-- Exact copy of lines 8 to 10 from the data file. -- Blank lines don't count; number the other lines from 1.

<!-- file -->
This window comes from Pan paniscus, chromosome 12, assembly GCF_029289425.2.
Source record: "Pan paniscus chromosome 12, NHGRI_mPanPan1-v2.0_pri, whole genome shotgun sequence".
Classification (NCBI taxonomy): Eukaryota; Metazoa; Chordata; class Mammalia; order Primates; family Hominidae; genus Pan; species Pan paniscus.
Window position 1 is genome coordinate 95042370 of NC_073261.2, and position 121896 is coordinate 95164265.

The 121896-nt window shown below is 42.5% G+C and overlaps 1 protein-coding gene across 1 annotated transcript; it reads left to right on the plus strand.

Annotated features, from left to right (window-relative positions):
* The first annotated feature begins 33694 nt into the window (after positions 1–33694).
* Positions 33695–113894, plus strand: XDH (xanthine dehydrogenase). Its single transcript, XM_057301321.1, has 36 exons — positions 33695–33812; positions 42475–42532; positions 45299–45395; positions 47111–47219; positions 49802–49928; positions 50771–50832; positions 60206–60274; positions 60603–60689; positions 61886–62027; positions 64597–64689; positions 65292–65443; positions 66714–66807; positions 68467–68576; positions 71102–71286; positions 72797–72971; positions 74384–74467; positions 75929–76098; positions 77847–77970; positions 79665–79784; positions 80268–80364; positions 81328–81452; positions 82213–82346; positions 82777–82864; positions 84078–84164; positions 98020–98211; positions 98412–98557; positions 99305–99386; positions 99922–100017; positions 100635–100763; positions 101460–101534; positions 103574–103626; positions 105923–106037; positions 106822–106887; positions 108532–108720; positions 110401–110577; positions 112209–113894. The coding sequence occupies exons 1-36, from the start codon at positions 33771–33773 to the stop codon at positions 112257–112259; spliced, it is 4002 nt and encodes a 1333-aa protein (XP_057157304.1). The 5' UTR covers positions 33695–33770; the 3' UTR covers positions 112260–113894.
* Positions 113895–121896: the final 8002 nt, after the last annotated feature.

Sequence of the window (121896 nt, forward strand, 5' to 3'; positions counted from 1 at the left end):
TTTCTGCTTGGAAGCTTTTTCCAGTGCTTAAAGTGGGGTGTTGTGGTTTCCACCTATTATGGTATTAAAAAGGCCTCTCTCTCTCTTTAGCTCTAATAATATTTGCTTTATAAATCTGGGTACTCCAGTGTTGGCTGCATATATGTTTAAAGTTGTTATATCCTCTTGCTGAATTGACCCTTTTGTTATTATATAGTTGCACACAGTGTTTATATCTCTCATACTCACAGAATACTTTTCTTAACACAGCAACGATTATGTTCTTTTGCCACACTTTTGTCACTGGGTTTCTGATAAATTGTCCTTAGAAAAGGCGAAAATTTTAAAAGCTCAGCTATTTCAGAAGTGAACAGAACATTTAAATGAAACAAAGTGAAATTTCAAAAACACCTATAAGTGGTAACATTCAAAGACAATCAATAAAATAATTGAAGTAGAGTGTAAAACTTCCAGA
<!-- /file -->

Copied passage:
* Positions 33695–113894, plus strand: XDH (xanthine dehydrogenase). Its single transcript, XM_057301321.1, has 36 exons — positions 33695–33812; positions 42475–42532; positions 45299–45395; positions 47111–47219; positions 49802–49928; positions 50771–50832; positions 60206–60274; positions 60603–60689; positions 61886–62027; positions 64597–64689; positions 65292–65443; positions 66714–66807; positions 68467–68576; positions 71102–71286; positions 72797–72971; positions 74384–74467; positions 75929–76098; positions 77847–77970; positions 79665–79784; positions 80268–80364; positions 81328–81452; positions 82213–82346; positions 82777–82864; positions 84078–84164; positions 98020–98211; positions 98412–98557; positions 99305–99386; positions 99922–100017; positions 100635–100763; positions 101460–101534; positions 103574–103626; positions 105923–106037; positions 106822–106887; positions 108532–108720; positions 110401–110577; positions 112209–113894. The coding sequence occupies exons 1-36, from the start codon at positions 33771–33773 to the stop codon at positions 112257–112259; spliced, it is 4002 nt and encodes a 1333-aa protein (XP_057157304.1). The 5' UTR covers positions 33695–33770; the 3' UTR covers positions 112260–113894.
* Positions 113895–121896: the final 8002 nt, after the last annotated feature.

Sequence of the window (121896 nt, forward strand, 5' to 3'; positions counted from 1 at the left end):